Steve Jobs and the quest for iPhone enlightenment

Walter Isaacson's biography of the Apple CEO doesn't go deep enough. Maybe some more LSD would have helped

By Andrew Leonard
Published October 27, 2011 12:00AM (EDT)
 A detail from the cover of Walter Isaacson's "Steve Jobs"
A detail from the cover of Walter Isaacson's "Steve Jobs"

The day after the March 2011 launch of the iPad 2, as a very sick Steve Jobs prepared to fly to Hawaii for a short stint of recuperation, Walter Isaacson, Jobs' hand-picked biographer, asked to see what the Apple CEO had downloaded onto his iPad to divert him on the flight. There were three movies, and one book: "The Autobiography of a Yogi," "the guide to meditation and spirituality that he had first read as a teenager, then reread in India, and had read once a year ever since."

How appropriate! One of the great mysteries of Steve Jobs is the question of how a man so sincere in his commitment to Zen Buddhism and Eastern spirituality could at the same time be such a flaming asshole. If there's one thing that comes shining through in Isaacson's warts-and-all biography, it's Jobs' consistent tendency to act like a jerk; to make his friends, employees and family miserable with his insults and put-downs. His tantrums, manipulations and lies (or "reality distortions") are the stuff of legend. But by golly, he also dedicated himself obsessively to cultivating the perfection and purity of his inner spirit. Uh, how exactly does that compute?

Steve Jobs embodied a unique duality. As Isaacson documents, Jobs fully embraced the hippie-dippie mores of his native Northern California: he dropped acid, smoked dope, lived in a commune, became a vegan, grooved to Bob Dylan, sought transcendence and enlightenment and neither regretted nor disowned any of it ... and yet he also became the most successful businessman of modern times, in part by employing management tactics featuring the kind of cutthroat machinations not usually rewarded by upwardly mobile karmic transmigration.

As I finished Isaacson's rushed-into-stores tome, I realized that I was still confused as to how these contradictions could be reconciled. After almost 600 action-packed pages, I was dismayed: no enlightenment for me! In a sudden burst of yogic whimsy, I reached for my brand-new iPhone 4S and tapped the iBooks app. I stumbled for a second -- the first suggested purchase was none other than Isaacson's book. That seemed a little incestuous. But then I typed the letters "auto" in the search query box, was instantaneously prompted with the suggestion "The Autobiography of a Yogi," and tapped the screen two more times to download my own free copy.

Which is how I found myself reading the life story of Paramahansa Yogananda, a man considered instrumental in introducing millions of Westerners to meditation and yoga -- on my phone. And then how I found myself watching a YouTube video featuring 1936 footage of Yogananda lecturing on the topic of "How to Sleep Correctly" -- on my phone. And then, caught up in the inexorable flow, how I found myself asking Siri -- my phone's voice-recognizing personal assistant -- to locate the nearest yoga studio: ("I found 10 yoga studios, nine of them are fairly close to you," answered Siri.)

To all of which a younger version of myself might say, wow, man, that's trippy. "Yoga is not magic," saith Yogananda, but to anyone who is part of the generation that came of age along with Steve Jobs, the iPhone 4S sure as hell is. To borrow the argot of the mighty Jobs: Who gives a shit whether he was a jerk or not? The products he brought to market are fucking amazing! Steve Jobs didn't invent the integrated circuit or the Internet or the personal computer or the cellphone -- but he saw, ahead of almost all the rest of us, how to put the pieces together in ways that unlocked creativity and inspired passion and delight.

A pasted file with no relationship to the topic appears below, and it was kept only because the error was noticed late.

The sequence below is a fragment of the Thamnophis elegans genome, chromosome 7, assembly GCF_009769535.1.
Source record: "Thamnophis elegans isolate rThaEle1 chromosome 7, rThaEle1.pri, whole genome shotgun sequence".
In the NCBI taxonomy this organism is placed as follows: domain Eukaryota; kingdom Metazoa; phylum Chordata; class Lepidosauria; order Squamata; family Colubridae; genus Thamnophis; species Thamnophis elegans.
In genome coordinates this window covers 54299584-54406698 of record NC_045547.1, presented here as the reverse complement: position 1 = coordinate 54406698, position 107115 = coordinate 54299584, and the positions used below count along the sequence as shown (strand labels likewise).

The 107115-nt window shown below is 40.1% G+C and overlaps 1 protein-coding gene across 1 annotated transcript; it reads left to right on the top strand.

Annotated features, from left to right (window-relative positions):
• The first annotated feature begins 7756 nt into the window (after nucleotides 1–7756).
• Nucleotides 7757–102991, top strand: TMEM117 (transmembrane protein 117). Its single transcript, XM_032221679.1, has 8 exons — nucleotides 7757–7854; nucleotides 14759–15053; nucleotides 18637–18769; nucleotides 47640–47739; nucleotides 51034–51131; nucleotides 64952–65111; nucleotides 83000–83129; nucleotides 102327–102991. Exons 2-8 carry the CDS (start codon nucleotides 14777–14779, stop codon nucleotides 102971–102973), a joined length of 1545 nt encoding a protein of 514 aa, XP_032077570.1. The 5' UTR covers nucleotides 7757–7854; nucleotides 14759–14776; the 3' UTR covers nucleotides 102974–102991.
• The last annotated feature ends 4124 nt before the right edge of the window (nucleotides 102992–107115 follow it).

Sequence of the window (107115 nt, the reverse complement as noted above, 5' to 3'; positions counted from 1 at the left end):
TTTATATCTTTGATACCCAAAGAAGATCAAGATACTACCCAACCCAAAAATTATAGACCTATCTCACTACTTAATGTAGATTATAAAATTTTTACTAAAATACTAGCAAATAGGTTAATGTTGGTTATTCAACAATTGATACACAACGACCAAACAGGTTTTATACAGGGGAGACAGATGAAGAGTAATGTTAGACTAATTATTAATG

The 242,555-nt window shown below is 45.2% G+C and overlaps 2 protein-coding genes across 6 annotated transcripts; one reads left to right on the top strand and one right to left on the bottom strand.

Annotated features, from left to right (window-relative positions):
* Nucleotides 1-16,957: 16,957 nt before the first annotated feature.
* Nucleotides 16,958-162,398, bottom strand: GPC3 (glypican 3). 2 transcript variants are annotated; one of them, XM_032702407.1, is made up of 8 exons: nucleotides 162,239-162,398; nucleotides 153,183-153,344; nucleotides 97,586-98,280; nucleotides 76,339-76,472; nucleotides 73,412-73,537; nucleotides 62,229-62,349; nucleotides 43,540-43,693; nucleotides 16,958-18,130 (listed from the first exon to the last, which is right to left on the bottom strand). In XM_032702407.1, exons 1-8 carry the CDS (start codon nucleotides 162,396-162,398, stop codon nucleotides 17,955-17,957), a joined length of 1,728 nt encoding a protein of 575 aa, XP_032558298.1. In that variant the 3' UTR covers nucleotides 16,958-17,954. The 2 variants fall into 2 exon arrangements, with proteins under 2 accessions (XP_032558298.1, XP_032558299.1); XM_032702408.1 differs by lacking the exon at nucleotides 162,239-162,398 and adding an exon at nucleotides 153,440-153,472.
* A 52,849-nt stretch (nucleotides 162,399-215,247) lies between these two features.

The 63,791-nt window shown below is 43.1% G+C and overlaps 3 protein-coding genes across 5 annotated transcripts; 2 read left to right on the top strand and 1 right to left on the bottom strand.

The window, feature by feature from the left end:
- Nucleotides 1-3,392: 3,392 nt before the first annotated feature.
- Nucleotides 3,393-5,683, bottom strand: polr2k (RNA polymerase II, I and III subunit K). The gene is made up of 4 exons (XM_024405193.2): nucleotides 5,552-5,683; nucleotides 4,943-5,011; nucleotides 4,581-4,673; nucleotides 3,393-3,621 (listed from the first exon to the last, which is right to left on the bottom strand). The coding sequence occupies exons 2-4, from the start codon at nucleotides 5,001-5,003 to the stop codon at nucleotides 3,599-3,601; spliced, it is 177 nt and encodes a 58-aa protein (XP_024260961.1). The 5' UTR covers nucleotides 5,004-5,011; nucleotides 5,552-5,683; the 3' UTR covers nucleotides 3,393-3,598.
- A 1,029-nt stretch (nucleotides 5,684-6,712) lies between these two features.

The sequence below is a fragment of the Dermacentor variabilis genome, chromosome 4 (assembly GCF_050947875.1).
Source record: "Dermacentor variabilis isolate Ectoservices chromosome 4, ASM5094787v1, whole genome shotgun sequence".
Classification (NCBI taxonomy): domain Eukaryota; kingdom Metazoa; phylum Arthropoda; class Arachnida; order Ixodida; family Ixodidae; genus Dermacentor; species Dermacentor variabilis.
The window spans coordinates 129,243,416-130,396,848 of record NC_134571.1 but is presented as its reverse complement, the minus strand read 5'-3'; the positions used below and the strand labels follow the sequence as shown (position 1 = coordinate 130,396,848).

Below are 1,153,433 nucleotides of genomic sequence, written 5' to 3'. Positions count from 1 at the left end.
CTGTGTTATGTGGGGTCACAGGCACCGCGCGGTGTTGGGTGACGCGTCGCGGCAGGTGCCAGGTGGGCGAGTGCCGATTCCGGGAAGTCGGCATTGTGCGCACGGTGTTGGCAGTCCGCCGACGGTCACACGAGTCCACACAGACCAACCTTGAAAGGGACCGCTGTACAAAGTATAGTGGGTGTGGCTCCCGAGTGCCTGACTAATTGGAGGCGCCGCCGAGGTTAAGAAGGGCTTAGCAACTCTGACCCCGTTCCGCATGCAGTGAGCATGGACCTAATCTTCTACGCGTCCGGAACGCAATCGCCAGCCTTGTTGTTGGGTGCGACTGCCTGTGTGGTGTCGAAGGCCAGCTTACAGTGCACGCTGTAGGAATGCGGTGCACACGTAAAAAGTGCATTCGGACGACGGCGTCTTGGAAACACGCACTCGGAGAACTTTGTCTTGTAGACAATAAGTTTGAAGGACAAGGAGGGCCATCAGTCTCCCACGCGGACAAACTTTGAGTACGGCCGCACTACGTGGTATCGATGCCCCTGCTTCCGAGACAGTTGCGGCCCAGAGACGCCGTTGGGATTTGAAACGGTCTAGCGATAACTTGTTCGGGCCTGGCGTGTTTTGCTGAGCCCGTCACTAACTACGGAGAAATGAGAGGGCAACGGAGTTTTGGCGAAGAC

And there's your connection, there's your paradox resolved. The good karma derived from midwifing all those incredible devices into the world surely outweighs the personal unpleasantness. Maybe the universe forgives Steve for being an asshole because the combined force of everyone loving their iPhone has lifted the entire planet into a more exalted state (with the likely exception of exploited Chinese workers -- though who is to say they don't want their iPhones too?).

The most serious flaws in Isaacson's ultimately unsatisfying "Steve Jobs" are that the author doesn't step back and grapple with how the world has changed as a consequence of Steve Jobs' passage through it, and also fails to resolve the contradictions in Jobs' character into a coherent narrative. This is disappointing, especially when one considers that the level of access Isaacson enjoyed to Jobs and his family during the last days of his life is, of course, impossible for anyone else to duplicate.

It doesn't make the book a bad read. Steve Jobs' life is inherently interesting -- his rise and fall and rise again, his LSD-dropping entrepreneurial genius, his epochal impact on not just the computing industry but also the movie, phone and music businesses are all riveting stories. But most of us already know most of the details. Few recent figures have had their daily adventures more chronicled than has Steve Jobs. Some key parts of the legend -- such as the creation of the Macintosh -- have been told far more entertainingly and with much more insight than they are here by Isaacson.

The real challenge any would-be biographer of Jobs faces is to explain what it all means. In the past 40 years, the personal computer and the Internet have vastly transformed how billions of people live and Steve Jobs was right there in the middle of it, as big, or bigger, a player than anyone else. It's hard to imagine a more appropriate vehicle than Jobs for telling this grand story. No one, for example, better embodies the synthesis of countercultural values and start-up entrepreneurialism --the dual impulses for self-actualization and capitalist accumulation, the frenzied pace of change -- that define the San Francisco Bay Area than Jobs. One of Jobs' favorite songs was Bob Dylan's "The Times They Are a-Changing." Exactly!